Colors: Blue Color

Put 18 pulpit rabbis in one room for a week and what do you get?

While this sounds like a good opening line for a drashah (and you’re probably already inserting your favorite rabbi joke here), the 18 rabbanim who gathered last week for PUAH’s advanced seminar on Taharas HaMishpachah and Infertility came away with their own answer: an intensive education in a highly relevant and specialized area of halachah, and a priceless new network of rabbinic colleagues to collaborate with.

There are a total of 36 psalms that are introduced with the word Mizmor.  The simple meaning of the word “mizmor” is “musical accompaniment,” but the root word zameir also means “pruning,” as in “tizmor karm’cha–prune your vineyard” (Sefer VaYikra, Parshas B’Har).  A tree cannot flourish if its vitality is sapped by damaged bark and diseased branches.  Cutting away the undesirable portions assures the continued growth of a thriving tree.  Without regular pruning, a tree will fail to produce fruit.  The same concept of pruning a plant to increase growth also applies to spiritual development.  Proper pruning involves identifying and ridding ourselves of undesirable traits and modes of action that sap our energy.  Such inner work is difficult, but its rewards are unequaled.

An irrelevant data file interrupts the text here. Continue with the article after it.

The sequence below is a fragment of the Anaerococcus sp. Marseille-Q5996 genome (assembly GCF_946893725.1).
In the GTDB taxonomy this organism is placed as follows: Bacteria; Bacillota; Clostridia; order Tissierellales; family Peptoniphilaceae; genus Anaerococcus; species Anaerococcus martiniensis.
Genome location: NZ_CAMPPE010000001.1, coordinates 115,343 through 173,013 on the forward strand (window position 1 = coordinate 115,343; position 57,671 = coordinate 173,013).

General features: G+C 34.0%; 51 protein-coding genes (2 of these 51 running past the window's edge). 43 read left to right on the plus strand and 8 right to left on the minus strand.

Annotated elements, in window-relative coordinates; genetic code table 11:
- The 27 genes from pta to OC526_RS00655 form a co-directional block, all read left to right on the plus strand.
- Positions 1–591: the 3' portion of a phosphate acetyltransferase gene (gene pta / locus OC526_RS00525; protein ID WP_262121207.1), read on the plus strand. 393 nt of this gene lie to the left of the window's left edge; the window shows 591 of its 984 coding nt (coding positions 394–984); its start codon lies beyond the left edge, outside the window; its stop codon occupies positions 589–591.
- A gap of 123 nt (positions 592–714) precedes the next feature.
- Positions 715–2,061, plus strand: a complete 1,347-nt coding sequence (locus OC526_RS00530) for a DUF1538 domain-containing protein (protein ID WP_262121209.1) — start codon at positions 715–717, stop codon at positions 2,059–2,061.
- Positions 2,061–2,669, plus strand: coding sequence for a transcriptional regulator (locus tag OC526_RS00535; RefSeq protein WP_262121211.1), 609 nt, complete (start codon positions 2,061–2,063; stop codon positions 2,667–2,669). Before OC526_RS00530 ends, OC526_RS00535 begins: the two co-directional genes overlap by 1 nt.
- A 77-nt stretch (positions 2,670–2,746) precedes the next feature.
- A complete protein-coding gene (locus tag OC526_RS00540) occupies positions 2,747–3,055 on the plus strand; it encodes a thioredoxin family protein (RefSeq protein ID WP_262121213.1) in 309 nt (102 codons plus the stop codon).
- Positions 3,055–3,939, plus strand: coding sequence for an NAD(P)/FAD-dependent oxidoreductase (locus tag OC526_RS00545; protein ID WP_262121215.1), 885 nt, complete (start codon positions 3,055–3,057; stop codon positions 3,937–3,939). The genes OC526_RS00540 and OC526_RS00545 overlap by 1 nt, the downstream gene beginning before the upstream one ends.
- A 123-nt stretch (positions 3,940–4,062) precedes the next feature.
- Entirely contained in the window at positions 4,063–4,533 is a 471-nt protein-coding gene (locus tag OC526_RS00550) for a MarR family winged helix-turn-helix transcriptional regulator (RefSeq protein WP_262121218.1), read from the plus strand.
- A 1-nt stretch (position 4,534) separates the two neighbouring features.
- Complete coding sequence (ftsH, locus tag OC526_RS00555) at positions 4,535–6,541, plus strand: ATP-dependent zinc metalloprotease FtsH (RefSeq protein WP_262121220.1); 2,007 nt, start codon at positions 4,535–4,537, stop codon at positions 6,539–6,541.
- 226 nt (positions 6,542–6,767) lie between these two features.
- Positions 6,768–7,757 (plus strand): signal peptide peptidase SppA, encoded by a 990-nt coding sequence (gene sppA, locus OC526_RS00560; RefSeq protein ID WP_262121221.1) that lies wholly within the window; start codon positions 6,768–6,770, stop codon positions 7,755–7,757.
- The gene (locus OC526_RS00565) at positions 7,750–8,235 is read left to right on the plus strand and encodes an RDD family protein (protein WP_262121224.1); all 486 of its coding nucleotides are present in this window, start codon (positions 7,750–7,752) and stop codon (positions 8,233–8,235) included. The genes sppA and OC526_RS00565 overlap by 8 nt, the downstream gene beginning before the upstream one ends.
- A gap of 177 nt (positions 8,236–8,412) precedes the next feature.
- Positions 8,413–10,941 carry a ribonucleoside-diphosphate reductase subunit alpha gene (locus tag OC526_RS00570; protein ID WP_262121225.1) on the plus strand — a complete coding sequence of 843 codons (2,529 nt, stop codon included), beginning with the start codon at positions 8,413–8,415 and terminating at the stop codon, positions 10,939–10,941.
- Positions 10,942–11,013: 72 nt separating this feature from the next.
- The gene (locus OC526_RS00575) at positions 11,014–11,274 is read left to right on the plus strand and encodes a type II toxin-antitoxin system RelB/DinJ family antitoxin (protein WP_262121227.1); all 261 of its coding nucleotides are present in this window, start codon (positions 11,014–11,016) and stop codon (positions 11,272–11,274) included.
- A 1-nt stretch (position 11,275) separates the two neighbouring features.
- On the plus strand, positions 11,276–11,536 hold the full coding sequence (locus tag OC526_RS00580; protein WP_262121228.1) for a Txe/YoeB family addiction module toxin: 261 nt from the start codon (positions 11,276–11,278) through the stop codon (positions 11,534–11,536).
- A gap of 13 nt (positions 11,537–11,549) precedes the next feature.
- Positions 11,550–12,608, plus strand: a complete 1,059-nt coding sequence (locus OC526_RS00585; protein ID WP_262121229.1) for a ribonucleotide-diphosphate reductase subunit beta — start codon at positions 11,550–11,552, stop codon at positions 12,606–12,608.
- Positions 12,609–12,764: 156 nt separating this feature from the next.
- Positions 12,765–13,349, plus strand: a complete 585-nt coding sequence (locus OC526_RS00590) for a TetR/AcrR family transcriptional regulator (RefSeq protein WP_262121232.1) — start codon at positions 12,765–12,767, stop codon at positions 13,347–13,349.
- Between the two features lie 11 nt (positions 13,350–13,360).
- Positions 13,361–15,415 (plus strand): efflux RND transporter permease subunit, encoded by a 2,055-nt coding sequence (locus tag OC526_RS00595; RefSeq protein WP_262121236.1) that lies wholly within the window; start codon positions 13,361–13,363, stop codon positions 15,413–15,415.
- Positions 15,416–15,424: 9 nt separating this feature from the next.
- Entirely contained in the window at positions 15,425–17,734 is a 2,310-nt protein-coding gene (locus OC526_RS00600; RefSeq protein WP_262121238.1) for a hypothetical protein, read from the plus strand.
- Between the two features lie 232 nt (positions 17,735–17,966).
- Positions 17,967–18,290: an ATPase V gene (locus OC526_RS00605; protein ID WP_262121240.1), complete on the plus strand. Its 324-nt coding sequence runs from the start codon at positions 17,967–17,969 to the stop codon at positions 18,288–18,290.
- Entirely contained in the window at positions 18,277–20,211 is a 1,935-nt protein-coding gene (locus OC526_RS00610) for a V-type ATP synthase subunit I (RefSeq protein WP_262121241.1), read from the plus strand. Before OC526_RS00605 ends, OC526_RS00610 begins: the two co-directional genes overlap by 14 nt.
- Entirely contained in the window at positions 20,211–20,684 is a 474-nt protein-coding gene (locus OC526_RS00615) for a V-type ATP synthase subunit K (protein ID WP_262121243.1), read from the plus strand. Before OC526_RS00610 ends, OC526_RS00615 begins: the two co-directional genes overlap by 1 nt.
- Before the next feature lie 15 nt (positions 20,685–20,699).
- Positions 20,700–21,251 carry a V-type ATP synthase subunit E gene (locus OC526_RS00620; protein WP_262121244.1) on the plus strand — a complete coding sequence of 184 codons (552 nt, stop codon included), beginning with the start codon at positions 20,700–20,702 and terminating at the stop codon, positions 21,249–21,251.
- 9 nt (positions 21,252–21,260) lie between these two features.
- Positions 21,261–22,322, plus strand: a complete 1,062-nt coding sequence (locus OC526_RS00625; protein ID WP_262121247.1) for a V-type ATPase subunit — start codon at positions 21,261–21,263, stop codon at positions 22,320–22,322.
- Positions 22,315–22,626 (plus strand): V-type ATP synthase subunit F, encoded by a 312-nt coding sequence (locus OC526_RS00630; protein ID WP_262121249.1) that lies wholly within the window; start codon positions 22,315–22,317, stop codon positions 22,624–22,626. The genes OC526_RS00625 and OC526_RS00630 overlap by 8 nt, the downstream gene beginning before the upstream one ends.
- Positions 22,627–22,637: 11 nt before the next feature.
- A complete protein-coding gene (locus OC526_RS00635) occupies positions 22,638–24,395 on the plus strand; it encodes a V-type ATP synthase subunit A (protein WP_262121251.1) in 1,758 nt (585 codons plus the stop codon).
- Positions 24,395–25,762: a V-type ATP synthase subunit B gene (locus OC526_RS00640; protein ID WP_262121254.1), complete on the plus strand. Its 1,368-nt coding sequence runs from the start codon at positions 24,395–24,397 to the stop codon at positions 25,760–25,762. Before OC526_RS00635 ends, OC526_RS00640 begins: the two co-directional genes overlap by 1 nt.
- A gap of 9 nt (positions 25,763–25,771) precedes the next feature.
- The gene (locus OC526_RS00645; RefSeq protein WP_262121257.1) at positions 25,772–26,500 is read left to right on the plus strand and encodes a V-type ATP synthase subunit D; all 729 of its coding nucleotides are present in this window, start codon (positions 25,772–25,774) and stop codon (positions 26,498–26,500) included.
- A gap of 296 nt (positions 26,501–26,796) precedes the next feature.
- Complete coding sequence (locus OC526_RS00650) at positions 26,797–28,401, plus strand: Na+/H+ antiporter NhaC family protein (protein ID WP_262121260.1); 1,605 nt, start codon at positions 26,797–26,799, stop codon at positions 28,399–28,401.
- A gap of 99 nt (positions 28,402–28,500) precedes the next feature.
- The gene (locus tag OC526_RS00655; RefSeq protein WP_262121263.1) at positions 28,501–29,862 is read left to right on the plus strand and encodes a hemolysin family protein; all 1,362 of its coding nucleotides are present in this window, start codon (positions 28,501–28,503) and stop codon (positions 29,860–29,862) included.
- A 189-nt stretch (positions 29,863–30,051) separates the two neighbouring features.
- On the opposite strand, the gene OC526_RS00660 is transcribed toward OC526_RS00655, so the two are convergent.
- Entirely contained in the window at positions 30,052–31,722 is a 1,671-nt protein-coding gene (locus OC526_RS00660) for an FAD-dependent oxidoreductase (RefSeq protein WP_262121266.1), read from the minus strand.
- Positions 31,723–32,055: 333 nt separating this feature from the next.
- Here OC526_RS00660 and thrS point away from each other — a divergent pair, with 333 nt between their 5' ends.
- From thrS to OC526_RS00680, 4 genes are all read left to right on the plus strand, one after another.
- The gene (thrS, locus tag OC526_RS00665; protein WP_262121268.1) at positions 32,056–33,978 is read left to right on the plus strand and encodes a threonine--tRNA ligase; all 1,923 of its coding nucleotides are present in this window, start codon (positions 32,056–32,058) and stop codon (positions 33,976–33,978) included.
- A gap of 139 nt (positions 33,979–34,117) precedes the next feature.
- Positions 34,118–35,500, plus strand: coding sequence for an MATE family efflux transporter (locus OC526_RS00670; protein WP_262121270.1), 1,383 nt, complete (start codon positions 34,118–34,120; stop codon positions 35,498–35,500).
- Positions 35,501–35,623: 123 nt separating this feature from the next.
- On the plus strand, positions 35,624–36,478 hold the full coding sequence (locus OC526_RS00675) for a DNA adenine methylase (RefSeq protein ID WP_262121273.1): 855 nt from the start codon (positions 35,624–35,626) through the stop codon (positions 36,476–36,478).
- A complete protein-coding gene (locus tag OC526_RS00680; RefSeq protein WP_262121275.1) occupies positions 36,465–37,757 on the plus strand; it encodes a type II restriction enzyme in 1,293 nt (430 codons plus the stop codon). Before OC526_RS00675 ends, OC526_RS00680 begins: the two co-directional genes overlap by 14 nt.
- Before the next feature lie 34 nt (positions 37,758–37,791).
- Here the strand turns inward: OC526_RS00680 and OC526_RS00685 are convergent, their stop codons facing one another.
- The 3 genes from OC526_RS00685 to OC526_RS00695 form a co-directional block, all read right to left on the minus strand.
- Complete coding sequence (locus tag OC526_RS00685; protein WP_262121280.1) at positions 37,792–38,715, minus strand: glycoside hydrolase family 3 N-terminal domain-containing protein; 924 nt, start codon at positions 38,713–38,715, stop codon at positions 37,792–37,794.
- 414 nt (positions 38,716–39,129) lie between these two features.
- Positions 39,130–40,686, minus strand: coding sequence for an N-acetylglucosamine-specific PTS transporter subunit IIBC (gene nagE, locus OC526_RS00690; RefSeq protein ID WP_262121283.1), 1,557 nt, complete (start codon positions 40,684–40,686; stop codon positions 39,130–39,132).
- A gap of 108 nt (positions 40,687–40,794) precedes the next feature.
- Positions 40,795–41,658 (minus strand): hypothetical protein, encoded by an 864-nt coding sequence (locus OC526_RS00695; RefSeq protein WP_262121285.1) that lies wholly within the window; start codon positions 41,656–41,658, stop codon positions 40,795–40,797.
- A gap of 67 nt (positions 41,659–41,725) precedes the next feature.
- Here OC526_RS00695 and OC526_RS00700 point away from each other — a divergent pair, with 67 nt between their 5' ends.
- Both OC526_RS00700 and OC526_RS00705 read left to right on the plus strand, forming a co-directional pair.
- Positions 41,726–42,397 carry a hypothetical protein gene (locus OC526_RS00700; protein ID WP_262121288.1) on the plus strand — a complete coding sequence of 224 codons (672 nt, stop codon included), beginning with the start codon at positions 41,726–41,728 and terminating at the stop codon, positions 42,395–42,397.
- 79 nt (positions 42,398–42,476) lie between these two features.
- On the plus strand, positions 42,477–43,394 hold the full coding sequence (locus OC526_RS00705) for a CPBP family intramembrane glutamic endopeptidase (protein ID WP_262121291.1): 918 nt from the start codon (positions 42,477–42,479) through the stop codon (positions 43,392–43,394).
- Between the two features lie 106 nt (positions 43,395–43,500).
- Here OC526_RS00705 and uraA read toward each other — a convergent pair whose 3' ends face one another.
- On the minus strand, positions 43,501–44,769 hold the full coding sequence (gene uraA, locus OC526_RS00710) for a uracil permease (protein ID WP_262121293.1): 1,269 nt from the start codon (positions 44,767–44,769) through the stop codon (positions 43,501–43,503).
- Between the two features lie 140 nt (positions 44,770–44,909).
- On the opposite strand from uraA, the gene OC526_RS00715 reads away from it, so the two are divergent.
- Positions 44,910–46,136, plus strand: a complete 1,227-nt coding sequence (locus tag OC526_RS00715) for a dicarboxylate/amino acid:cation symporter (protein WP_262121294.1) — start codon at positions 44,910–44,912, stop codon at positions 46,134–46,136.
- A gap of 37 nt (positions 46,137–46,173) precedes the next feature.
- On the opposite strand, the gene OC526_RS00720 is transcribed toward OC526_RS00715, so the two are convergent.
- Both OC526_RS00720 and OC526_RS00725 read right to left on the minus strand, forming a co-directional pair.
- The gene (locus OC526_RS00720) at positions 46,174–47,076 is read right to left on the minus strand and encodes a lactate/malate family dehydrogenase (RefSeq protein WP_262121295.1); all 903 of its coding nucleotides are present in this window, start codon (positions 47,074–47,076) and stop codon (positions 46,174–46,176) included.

The Rabbinical Alliance of America – Igud HaRabbonim, with a membership of over 950 Orthodox Rabbis across the United States – calls for immediate and urgent law enforcement action against the alarmingly growing trend of anti-Semitic assaults in New York City. On Monday morning, six elderly Jewish men on their way to synagogue in Williamsburg were viciously attacked. Other sections of Brooklyn have also seen an uptick in anti-Semitic attacks, including Crown Heights. New York must guarantee the safety of its residents and cannot allow this trend to grow into an epidemic causing Jews to fear walking the streets of the city.

Shai and Maayan Ben-Eli traveled the farthest - 5,863 miles from Yerushalayim - to attend the STAR-K Food Service Kashrus Training Seminar, held in the agency’s Baltimore offices, August 5-7. The Ben-Elis are being groomed not only as STAR-K mashgichim for their upcoming move to Kolkata (formerly Calcutta), India, but as the agency’s emissaries to the once-thriving Jewish community.

Summer vacation took on a higher meaning, when a group of young women from Emet’s Fellowship and Step It Up programs were inspired to expand on their Torah learning in Eretz Yisrael. After an intense semester at college, the students chose to explore their heritage and devote more time to Torah study. Ms. Shira Fendel, Emet’s Women’s Director, traveled to Israel to guide and unite the Emet students, some of whom were learning at Neve in Jerusalem and others who were there on vacation. She spent over a week creating memorable programming to make their experience as impactful as possible.